La Villa-Atelier Montsouris,
a mansion for an artist.
In 1927, the City of Paris sells by auction an irregularly shaped site, running along Parc Montsouris Avenue, in the 14th district in Paris. This site had been vacant since 1885.
Parc Montsouris Avenue, now named René Coty Avenue, with a wide median tree planted strip, stretches from Denfert Rochereau Place to the vast wavy Montsouris Park.
Jean-Julien Lemordant, a painter and an architect, was born in Brittany; he became a hero of the
Great War. He decided to buy the site to build his “painter’s fancied/dreamed house”. Lemordant had studied architecture in Rennes at the School of Fine Arts and was wounded during the war: he lost his eyesight. He nevertheless decided to design by himself the plans for his “mansion for a painter”. The plans were drawn and realized under his supervision by Jean Delaunay, an architect.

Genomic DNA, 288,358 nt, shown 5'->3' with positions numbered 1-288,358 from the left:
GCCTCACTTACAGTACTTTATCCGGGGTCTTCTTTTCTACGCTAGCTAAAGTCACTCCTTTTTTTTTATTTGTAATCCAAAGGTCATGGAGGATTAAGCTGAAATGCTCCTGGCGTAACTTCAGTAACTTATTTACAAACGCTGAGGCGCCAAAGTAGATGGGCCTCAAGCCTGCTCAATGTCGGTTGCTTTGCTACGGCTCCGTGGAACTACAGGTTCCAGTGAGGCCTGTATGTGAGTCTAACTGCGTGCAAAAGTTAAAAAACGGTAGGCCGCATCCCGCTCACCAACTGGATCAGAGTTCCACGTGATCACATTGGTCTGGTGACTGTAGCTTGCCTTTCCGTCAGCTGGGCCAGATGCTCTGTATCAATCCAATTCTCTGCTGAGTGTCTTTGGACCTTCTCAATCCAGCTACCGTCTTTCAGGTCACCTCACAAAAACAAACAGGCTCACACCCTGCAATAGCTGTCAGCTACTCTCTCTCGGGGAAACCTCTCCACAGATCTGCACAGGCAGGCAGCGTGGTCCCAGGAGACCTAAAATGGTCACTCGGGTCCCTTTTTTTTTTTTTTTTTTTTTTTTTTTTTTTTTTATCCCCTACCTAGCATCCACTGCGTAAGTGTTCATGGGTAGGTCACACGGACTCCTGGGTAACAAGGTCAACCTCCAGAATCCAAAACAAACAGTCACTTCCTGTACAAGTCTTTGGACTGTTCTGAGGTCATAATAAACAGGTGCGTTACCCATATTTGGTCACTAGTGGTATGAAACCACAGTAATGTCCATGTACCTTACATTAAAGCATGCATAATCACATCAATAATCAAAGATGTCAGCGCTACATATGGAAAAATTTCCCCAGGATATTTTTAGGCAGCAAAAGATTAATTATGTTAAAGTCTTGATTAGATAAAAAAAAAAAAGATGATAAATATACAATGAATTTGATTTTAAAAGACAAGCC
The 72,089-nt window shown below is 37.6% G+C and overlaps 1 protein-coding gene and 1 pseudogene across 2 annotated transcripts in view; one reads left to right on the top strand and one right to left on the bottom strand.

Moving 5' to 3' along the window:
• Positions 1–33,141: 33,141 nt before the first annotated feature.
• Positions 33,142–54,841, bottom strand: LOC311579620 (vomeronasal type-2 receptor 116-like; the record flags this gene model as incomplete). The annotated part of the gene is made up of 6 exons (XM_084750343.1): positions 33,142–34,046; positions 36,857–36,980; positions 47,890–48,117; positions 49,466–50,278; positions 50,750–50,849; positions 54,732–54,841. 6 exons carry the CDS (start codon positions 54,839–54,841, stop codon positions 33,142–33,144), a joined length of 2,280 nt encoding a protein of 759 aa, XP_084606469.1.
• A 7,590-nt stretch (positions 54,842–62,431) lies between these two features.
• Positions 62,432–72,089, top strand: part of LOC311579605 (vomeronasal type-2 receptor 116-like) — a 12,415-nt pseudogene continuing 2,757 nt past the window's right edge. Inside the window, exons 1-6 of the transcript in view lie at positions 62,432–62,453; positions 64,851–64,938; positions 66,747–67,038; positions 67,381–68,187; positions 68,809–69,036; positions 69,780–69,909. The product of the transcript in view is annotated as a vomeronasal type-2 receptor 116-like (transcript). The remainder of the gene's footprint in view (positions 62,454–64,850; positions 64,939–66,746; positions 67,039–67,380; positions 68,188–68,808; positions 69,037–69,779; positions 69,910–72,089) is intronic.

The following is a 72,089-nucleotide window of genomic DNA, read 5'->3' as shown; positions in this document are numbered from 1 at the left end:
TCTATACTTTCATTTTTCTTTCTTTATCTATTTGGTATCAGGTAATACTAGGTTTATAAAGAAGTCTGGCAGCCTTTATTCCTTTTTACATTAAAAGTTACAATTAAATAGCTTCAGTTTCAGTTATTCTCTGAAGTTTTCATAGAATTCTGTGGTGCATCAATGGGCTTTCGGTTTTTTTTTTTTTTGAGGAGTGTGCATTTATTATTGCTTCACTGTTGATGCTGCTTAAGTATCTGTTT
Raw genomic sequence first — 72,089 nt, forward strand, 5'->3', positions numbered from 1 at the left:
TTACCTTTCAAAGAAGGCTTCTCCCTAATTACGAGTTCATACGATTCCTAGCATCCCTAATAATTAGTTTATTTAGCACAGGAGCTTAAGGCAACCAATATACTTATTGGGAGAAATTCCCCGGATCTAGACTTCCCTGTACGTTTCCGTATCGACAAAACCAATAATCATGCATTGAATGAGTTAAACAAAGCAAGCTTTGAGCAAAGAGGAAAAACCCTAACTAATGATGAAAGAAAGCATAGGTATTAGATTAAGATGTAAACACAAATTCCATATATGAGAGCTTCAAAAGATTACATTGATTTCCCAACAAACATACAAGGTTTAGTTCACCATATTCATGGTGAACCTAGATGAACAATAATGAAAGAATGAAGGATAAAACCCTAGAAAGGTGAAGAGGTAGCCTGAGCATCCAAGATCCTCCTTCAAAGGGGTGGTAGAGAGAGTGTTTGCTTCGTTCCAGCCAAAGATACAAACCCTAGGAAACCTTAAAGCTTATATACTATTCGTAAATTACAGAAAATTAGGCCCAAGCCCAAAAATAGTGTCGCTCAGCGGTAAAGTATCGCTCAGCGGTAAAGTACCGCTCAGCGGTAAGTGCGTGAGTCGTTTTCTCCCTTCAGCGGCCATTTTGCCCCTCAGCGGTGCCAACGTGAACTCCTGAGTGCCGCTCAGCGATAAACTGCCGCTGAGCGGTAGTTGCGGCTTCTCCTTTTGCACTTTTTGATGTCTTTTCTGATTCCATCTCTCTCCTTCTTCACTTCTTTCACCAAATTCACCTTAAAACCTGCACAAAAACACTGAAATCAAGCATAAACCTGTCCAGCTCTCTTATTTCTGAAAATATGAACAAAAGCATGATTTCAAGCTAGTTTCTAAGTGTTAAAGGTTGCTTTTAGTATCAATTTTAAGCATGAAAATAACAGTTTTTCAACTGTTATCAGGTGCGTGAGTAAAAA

Lemordant imagined a simple and functional house, with large and harmonious proportions. He was looking for “no uselessness, but real comfort”.